Lifesaving parachute stitched into wedding gown
Damaged by flak over its Yawata, Japan target, with an engine fire raging, the B-29 bomber wasn’t going to make it back to base.
Maj. Claude Hensinger, the pilot squadron commander, ordered his crew to bail out over China on this night in August 1944.
After spending an uneasy night wrapped in their nylon parachutes for warmth, the squadron leader and his entire crew were rescued by Chinese allies.
Although the major suffered cuts and scratches from landing on the rocky terrain, he and the Americans were fortunate enough to have avoided Japanese-occupied areas of the war-torn country.
The doomed B-29’s crew was part of the 444th Bombardment Group of the 20th Army Air Corps stationed in India.
The mission had taken them over the Himalayas, where they would “fly the hump” on their bombing runs to Japan.
The bloodstained parachute was shipped to the states and the major mustered out of the service.
The nylon was salvaged from its lifesaving purpose for a more elegant role.
Born Nov. 14, 1924 to Irvin Lengel and Florence (Smith) Lengel, Ruth Lengel grew up in Neffs.
Her father was president of The Neffs National Bank.
Ruth was the oldest of their four children.
She still keeps in contact with her surviving sister, Kathryn, a South Carolina resident.
She met her future husband, Claude Hensinger, while attending Union Church in Neffs.
They began dating after he returned home from World War II.
He was six years older than she was.
They were married at Union Church, now Union Evangelical Lutheran Church, on July 19, 1947.
According to Ruth, Claude brought over his old parachute one night and handed it to her saying, “Here, make a wedding gown.”
“He never asked me to marry him,” she remarked at recalling the memory.
There were challenges working with the big ball of fabric with its wedge-shaped “gores” that formed the petals which were stitched together into a canopy for catching air.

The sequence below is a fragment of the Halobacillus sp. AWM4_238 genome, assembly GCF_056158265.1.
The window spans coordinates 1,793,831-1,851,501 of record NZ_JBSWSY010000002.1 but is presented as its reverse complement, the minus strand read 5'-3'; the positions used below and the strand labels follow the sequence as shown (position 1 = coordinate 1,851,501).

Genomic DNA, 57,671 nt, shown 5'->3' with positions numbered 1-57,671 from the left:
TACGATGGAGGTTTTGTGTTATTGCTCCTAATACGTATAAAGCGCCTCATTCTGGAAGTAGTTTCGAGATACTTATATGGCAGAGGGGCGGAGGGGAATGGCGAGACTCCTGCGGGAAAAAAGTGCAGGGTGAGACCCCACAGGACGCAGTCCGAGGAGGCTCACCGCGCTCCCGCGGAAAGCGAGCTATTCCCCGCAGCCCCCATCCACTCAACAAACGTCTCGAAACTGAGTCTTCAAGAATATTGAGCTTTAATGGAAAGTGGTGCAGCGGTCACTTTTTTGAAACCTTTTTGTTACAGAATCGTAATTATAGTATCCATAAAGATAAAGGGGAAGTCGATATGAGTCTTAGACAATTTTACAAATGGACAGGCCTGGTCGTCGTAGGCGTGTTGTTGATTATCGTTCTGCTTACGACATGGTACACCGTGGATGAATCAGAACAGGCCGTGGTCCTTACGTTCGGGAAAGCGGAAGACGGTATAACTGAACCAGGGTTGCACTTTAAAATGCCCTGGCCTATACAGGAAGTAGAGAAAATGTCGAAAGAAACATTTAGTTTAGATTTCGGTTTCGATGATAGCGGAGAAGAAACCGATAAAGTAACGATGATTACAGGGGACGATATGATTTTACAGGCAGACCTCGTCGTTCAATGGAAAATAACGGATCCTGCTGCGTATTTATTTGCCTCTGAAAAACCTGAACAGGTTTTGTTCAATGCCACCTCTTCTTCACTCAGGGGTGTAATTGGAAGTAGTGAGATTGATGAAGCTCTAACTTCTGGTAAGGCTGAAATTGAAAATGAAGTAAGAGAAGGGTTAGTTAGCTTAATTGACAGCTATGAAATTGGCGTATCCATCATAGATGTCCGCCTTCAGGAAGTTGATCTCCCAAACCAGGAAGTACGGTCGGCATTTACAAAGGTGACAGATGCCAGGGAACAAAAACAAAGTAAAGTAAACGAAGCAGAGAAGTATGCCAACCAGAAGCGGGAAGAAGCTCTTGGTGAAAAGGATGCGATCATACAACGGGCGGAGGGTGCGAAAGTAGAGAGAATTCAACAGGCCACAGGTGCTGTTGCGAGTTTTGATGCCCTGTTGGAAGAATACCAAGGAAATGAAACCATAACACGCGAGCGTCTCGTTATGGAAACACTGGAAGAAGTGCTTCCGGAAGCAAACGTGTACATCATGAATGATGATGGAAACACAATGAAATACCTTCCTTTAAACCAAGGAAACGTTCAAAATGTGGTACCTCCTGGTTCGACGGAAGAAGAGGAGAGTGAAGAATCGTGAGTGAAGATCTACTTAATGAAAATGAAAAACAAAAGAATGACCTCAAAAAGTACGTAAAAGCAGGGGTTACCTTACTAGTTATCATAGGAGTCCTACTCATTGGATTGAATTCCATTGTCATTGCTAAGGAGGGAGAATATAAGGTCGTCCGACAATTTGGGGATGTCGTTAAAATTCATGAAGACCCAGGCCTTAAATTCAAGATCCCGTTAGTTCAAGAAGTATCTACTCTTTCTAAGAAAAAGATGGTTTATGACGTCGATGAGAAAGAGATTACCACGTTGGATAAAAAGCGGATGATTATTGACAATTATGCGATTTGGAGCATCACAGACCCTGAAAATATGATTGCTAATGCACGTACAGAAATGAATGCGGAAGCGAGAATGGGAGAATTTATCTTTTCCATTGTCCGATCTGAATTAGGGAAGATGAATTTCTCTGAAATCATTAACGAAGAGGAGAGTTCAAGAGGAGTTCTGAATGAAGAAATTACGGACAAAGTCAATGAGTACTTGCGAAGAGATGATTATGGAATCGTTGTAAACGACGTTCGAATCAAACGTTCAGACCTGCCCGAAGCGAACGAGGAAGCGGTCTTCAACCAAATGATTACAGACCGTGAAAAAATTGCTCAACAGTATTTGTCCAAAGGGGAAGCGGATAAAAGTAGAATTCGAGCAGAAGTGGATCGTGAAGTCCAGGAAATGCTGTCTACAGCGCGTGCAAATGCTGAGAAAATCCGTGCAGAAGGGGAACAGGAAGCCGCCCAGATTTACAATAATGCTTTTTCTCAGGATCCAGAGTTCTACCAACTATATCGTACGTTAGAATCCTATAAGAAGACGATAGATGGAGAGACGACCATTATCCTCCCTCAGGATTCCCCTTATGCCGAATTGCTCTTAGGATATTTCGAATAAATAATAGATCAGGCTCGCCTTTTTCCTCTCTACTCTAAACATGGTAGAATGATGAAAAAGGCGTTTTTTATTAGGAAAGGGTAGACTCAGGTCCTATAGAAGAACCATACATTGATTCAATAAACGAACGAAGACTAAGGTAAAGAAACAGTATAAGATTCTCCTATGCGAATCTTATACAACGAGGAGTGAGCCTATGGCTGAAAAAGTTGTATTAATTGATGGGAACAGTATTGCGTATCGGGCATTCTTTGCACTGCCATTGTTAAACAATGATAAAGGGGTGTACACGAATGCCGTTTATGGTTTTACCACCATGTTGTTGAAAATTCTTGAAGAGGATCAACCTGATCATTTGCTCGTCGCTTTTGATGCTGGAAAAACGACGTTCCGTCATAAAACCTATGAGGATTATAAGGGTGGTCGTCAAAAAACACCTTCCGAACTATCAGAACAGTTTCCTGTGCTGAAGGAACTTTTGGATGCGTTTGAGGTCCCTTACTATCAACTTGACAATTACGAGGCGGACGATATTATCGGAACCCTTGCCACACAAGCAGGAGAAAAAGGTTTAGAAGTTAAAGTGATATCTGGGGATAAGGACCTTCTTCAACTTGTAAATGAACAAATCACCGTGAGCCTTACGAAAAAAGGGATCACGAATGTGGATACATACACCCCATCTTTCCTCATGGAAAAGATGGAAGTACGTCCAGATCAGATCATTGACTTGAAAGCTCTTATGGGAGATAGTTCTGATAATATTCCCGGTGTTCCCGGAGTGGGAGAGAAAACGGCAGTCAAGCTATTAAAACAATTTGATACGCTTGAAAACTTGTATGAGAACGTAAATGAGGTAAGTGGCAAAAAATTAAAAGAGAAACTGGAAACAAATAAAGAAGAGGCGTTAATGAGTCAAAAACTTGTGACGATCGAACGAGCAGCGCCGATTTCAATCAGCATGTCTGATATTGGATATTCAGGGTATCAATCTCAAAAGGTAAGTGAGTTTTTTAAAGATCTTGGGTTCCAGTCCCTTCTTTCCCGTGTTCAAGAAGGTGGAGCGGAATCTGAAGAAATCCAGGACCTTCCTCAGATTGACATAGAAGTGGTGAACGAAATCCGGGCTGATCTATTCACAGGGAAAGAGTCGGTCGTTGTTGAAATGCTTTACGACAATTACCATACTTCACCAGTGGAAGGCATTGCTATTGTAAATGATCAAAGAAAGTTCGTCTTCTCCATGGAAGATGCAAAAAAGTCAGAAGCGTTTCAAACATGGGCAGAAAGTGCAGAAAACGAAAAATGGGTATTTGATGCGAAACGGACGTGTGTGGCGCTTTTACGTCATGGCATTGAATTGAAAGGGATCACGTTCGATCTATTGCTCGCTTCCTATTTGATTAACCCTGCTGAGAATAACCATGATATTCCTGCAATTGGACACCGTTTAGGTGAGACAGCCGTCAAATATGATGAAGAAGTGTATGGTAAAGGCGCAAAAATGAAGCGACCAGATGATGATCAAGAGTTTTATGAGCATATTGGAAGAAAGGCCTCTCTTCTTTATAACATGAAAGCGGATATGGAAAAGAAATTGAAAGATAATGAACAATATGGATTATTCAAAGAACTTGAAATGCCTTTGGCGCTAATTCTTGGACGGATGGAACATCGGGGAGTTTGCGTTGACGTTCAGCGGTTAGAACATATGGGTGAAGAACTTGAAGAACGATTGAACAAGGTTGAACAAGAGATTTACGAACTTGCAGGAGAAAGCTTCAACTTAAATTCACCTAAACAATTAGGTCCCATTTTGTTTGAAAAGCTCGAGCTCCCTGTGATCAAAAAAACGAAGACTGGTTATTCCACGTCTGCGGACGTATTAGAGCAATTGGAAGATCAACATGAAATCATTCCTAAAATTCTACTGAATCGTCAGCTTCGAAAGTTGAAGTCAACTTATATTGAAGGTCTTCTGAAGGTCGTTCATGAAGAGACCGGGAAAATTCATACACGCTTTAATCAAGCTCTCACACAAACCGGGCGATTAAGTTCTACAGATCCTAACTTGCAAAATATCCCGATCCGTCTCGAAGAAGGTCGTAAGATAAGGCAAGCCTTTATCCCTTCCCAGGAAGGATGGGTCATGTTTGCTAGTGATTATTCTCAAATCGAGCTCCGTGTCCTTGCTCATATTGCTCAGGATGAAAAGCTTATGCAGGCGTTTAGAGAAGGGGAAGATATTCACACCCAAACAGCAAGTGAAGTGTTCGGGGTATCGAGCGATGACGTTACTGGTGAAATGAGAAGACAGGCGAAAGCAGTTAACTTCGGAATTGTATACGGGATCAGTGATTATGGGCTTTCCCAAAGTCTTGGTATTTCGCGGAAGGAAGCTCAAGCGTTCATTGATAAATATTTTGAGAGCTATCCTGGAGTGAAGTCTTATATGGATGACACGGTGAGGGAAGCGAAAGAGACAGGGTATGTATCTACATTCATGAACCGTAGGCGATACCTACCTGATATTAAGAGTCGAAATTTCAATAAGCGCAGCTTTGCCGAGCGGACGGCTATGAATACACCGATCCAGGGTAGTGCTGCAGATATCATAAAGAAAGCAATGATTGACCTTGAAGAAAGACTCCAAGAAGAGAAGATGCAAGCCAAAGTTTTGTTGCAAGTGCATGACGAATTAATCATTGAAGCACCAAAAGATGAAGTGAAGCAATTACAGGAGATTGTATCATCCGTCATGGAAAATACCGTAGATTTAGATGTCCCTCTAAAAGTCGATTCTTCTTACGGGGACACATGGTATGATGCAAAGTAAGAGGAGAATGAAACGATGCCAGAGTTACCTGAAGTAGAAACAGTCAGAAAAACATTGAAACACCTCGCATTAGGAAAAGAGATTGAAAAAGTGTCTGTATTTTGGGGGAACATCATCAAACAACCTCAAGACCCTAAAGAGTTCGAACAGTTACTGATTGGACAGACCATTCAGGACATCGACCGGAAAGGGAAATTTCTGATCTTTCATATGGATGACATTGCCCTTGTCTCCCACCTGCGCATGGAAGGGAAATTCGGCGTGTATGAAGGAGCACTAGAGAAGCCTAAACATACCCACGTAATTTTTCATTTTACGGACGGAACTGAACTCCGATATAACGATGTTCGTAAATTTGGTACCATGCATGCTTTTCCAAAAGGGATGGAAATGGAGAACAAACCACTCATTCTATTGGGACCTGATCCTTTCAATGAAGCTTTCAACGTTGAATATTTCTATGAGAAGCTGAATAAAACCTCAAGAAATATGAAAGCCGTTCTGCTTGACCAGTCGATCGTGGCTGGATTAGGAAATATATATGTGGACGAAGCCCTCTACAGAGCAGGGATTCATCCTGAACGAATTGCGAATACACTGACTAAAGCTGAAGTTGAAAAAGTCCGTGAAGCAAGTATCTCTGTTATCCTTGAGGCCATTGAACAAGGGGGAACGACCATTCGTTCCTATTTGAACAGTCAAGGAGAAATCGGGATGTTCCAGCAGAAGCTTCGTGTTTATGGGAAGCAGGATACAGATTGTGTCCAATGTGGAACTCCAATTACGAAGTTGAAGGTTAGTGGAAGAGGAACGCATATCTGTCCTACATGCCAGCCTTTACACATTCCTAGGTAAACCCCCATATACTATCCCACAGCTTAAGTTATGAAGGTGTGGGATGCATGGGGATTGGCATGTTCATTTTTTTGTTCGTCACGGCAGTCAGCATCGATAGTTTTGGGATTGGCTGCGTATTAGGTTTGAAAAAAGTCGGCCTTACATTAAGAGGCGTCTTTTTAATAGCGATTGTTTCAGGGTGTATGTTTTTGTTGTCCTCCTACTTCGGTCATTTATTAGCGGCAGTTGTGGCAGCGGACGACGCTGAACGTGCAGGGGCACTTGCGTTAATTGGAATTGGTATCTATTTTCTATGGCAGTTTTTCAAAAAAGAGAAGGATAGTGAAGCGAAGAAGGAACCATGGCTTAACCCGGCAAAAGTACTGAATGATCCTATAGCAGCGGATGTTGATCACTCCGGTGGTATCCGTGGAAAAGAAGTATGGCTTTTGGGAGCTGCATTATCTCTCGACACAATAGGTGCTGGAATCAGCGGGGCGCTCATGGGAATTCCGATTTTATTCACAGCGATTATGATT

“My sisters and I worked on it,” Hensinger recalled.
Her gown was patterned after one she saw in a Hess’s storefront window. They didn’t soak the bloodstained fabric in cold water.
“His mother sent it to a dry cleaner,” Hensinger said, explaining the process turned the stains black.
The initials “AN” for “Army Navy” and numbers in sequential order are printed in blue ink along the skirt of the parachute.
Hensinger mentioned the letters “AN” and some of the bloodstained fabric were incorporated into her gown.
A graduate of South Whitehall High School, she studied nursing in Allentown.
As did many in her generation, Hensinger quit her job as a nurse to raise a son and daughter while her husband, a 1941 Lehigh University graduate, worked as a mechanical engineer for New Jersey Zinc in Palmerton.
“We built a home on the sunny side of the mountain,” Hensinger said.
Her husband could have remained in the service as a test pilot, but decided against it.
“All of the test pilots he read in the papers were killed,” Hensinger said.
When her husband applied for a civilian pilot’s license in Allentown, he was turned down.
“You had too many accidents,” was their reasoning in the denial.
The unique wedding gown served two more brides before being packed away.
Hensinger’s daughter, Susan, wore it 25 years later for her nuptials, and Kim Sholtenberger donned the gown when she married the Hensingers’ son, David, in 1989.
The venerable wedding gown came back out of storage when Hensinger heard the Smithsonian Institution was seeking items made from World War II parachutes.
Her gown is on display in Washington, D.C.
Now a resident at Luther Crest Senior Living Community, South Whitehall, Hensinger proudly displays a fifth grade class project her great-granddaughter created honoring her family history in the hallway outside her apartment door.
Below it is a 3-D framed Christmas tree Hensinger created with her departed daughter’s jewelry.
Her friend and fellow Luther Crest independent living resident Jane Ann Spohn, read “Unspun: Stories of Silk,” an article in the Lehigh Valley Press Focus section about two parachute wedding gowns on display as part of an exhibit at the Kemerer Museum of Decorative Arts.
Knowing Hensinger’s story, Spohn, a retired nurse who once lived in East Texas, suggested her friend share it with folks outside their retirement community.
The Hensingers were married for 49 years when Claude died in 1996.
Their son lives in California and their daughter, Susan Thomas, predeceased her father.